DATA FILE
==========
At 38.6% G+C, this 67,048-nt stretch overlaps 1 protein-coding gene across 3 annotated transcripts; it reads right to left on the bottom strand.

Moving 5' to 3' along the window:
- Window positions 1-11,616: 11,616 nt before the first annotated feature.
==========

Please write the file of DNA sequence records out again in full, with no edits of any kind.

At 38.6% G+C, this 67,048-nt stretch overlaps 1 protein-coding gene across 3 annotated transcripts; it reads right to left on the bottom strand.

Moving 5' to 3' along the window:
- Window positions 1-11,616: 11,616 nt before the first annotated feature.